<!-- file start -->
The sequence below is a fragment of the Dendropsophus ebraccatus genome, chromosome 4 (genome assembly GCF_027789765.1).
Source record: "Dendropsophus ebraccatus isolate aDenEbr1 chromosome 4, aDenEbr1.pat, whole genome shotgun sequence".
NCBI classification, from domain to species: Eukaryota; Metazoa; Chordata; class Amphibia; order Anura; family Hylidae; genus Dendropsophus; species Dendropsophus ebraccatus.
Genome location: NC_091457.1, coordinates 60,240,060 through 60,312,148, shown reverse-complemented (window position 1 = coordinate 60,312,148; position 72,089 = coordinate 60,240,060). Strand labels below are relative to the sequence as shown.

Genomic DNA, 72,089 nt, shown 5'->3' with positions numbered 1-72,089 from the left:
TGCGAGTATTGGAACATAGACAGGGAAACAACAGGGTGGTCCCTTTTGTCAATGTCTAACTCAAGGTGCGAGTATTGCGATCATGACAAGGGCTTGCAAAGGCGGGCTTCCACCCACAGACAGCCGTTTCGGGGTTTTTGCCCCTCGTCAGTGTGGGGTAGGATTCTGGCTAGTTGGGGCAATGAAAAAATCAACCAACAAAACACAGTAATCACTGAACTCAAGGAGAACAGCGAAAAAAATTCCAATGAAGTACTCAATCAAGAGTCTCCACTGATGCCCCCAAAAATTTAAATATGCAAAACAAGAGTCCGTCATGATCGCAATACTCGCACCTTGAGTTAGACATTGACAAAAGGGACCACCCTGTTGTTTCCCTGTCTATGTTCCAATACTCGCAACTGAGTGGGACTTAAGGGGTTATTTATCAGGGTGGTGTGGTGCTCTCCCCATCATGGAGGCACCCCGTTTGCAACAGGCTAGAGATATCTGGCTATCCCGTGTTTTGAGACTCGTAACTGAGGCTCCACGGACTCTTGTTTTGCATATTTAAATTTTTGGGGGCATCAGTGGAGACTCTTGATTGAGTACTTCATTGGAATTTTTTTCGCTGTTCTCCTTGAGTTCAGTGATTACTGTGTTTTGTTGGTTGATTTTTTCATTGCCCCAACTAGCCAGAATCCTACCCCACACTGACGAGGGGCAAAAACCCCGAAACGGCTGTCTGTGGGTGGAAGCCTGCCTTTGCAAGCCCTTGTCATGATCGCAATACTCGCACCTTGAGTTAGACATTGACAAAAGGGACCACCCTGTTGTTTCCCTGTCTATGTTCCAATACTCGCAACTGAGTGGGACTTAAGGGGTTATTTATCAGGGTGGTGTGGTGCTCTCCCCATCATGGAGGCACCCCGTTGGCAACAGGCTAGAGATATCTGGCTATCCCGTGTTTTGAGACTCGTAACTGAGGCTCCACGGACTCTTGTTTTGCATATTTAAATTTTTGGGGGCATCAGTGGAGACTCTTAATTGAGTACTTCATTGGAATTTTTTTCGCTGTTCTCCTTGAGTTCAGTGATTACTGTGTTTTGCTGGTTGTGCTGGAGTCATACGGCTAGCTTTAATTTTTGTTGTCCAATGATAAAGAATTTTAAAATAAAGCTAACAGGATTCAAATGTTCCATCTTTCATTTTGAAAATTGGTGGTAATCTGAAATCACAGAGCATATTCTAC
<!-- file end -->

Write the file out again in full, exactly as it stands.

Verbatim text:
The sequence below is a fragment of the Dendropsophus ebraccatus genome, chromosome 4 (genome assembly GCF_027789765.1).
Source record: "Dendropsophus ebraccatus isolate aDenEbr1 chromosome 4, aDenEbr1.pat, whole genome shotgun sequence".
NCBI classification, from domain to species: Eukaryota; Metazoa; Chordata; class Amphibia; order Anura; family Hylidae; genus Dendropsophus; species Dendropsophus ebraccatus.
Genome location: NC_091457.1, coordinates 60,240,060 through 60,312,148, shown reverse-complemented (window position 1 = coordinate 60,312,148; position 72,089 = coordinate 60,240,060). Strand labels below are relative to the sequence as shown.

Genomic DNA, 72,089 nt, shown 5'->3' with positions numbered 1-72,089 from the left:
TGCGAGTATTGGAACATAGACAGGGAAACAACAGGGTGGTCCCTTTTGTCAATGTCTAACTCAAGGTGCGAGTATTGCGATCATGACAAGGGCTTGCAAAGGCGGGCTTCCACCCACAGACAGCCGTTTCGGGGTTTTTGCCCCTCGTCAGTGTGGGGTAGGATTCTGGCTAGTTGGGGCAATGAAAAAATCAACCAACAAAACACAGTAATCACTGAACTCAAGGAGAACAGCGAAAAAAATTCCAATGAAGTACTCAATCAAGAGTCTCCACTGATGCCCCCAAAAATTTAAATATGCAAAACAAGAGTCCGTCATGATCGCAATACTCGCACCTTGAGTTAGACATTGACAAAAGGGACCACCCTGTTGTTTCCCTGTCTATGTTCCAATACTCGCAACTGAGTGGGACTTAAGGGGTTATTTATCAGGGTGGTGTGGTGCTCTCCCCATCATGGAGGCACCCCGTTTGCAACAGGCTAGAGATATCTGGCTATCCCGTGTTTTGAGACTCGTAACTGAGGCTCCACGGACTCTTGTTTTGCATATTTAAATTTTTGGGGGCATCAGTGGAGACTCTTGATTGAGTACTTCATTGGAATTTTTTTCGCTGTTCTCCTTGAGTTCAGTGATTACTGTGTTTTGTTGGTTGATTTTTTCATTGCCCCAACTAGCCAGAATCCTACCCCACACTGACGAGGGGCAAAAACCCCGAAACGGCTGTCTGTGGGTGGAAGCCTGCCTTTGCAAGCCCTTGTCATGATCGCAATACTCGCACCTTGAGTTAGACATTGACAAAAGGGACCACCCTGTTGTTTCCCTGTCTATGTTCCAATACTCGCAACTGAGTGGGACTTAAGGGGTTATTTATCAGGGTGGTGTGGTGCTCTCCCCATCATGGAGGCACCCCGTTGGCAACAGGCTAGAGATATCTGGCTATCCCGTGTTTTGAGACTCGTAACTGAGGCTCCACGGACTCTTGTTTTGCATATTTAAATTTTTGGGGGCATCAGTGGAGACTCTTAATTGAGTACTTCATTGGAATTTTTTTCGCTGTTCTCCTTGAGTTCAGTGATTACTGTGTTTTGCTGGTTGTGCTGGAGTCATACGGCTAGCTTTAATTTTTGTTGTCCAATGATAAAGAATTTTAAAATAAAGCTAACAGGATTCAAATGTTCCATCTTTCATTTTGAAAATTGGTGGTAATCTGAAATCACAGAGCATATTCTAC